Palestinian PM Salam Fayyad has criticised Israel for a large-scale military incursion in the centre of Nablus, the West Bank's largest city.
The Israelis raid is one of the biggest in Nablus recently
Mr Fayyad said the ongoing raids were harming a Western-backed Palestinian security plan.
Hundreds of Israeli troops entered Nablus on Thursday, carrying out house-to-house searches and arrests.
In clashes that followed between Palestinian protesters and soldiers, about 30 people were injured.
The West Bank is run by the Palestinian Authority dominated by the Fatah faction of Palestinian leader Mahmoud Abbas.
He appointed Mr Fayyad as prime minister of an interim government in June, when the militant Hamas movement drove forces loyal to Mr Abbas out of the Gaza Strip.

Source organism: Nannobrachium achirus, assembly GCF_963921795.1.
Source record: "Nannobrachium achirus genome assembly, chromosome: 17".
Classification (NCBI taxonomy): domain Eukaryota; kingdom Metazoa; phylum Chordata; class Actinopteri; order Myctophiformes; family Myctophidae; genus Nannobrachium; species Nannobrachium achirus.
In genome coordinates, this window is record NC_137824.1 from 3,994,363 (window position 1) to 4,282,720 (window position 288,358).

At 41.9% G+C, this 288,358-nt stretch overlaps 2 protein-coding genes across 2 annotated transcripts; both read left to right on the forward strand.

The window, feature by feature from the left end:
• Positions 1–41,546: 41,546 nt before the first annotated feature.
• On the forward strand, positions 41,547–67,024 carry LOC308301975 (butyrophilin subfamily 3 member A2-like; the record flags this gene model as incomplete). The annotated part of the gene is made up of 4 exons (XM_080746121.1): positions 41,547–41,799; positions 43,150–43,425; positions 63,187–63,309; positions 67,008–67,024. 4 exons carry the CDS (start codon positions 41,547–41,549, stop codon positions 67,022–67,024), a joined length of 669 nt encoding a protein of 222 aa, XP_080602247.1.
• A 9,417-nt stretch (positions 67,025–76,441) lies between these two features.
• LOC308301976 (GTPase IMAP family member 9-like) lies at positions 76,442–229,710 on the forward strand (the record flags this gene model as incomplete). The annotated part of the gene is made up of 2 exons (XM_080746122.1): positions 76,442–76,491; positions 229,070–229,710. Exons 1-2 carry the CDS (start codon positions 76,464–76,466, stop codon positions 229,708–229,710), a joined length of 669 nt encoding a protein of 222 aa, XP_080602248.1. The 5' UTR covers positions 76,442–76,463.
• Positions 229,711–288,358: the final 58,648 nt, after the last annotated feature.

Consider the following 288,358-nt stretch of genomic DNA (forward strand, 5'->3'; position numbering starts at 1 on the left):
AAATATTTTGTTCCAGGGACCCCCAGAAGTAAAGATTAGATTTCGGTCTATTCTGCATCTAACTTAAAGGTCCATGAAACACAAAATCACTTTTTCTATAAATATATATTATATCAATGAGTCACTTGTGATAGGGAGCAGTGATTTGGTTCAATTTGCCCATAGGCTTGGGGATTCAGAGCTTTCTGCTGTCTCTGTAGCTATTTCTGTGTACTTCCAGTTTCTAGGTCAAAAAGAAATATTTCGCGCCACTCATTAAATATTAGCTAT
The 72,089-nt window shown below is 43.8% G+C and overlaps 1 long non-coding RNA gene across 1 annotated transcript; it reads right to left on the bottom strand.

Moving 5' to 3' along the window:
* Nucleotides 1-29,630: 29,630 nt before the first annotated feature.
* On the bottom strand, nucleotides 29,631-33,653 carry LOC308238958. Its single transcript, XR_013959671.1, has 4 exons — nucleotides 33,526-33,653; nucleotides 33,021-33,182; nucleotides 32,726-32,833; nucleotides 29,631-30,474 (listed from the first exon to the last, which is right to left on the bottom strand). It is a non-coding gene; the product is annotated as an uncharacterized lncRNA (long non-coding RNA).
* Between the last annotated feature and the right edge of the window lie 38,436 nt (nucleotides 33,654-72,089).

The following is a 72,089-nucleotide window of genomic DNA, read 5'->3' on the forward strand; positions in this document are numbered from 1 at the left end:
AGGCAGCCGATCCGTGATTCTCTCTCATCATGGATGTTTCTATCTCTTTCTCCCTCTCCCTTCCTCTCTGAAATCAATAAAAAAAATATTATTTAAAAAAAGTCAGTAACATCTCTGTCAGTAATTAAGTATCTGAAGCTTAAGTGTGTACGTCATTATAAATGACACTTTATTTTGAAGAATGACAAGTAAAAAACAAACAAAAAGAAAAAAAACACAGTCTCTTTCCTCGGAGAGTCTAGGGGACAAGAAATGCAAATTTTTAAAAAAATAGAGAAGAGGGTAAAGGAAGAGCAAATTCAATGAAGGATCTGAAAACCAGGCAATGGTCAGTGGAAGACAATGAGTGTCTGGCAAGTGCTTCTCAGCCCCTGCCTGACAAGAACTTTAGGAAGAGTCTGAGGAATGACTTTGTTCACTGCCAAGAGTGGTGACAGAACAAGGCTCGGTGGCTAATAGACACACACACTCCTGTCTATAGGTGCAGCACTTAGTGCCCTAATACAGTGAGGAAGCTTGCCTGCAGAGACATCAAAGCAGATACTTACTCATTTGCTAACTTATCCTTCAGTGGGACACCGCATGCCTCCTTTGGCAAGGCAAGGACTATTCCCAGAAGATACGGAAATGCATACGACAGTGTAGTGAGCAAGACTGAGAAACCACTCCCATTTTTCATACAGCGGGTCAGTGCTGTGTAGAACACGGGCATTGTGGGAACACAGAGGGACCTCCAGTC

Israel's army said it used rubber bullets and tear gas on the crowds of protesters, and denied reports that live ammunition was fired.
An Israeli curfew in Nablus imposed on Thursday has been widened, leaving shops, mosques and schools closed.
An Israeli army spokesman told the BBC the operation was aimed at dismantling terrorist infrastructure and arresting wanted militants.
He said Nablus was well-known as what he called the "terror core of the West Bank".
The military operation in Nablus is the biggest since hundreds of specialist Palestinian police deployed there.
BBC Jerusalem correspondent Katya Adler says the Palestinian Authority hoped the deployment would show Israel and the international community that it could rein in militants.
Mr Fayyad said Israel's actions would have a huge negative impact.
"These operations destroy our efforts in the field of security, which started bearing fruits lately in a way that people felt the change," he said.
Our correspondent says his rebuke intensifies the mood of mutual recriminations between Israel and the Palestinians ahead of President George W Bush's first visit to the region.
Mr Bush says he aims to keep up the pressure on both sides in the hope of reaching a peace deal by the end of the year.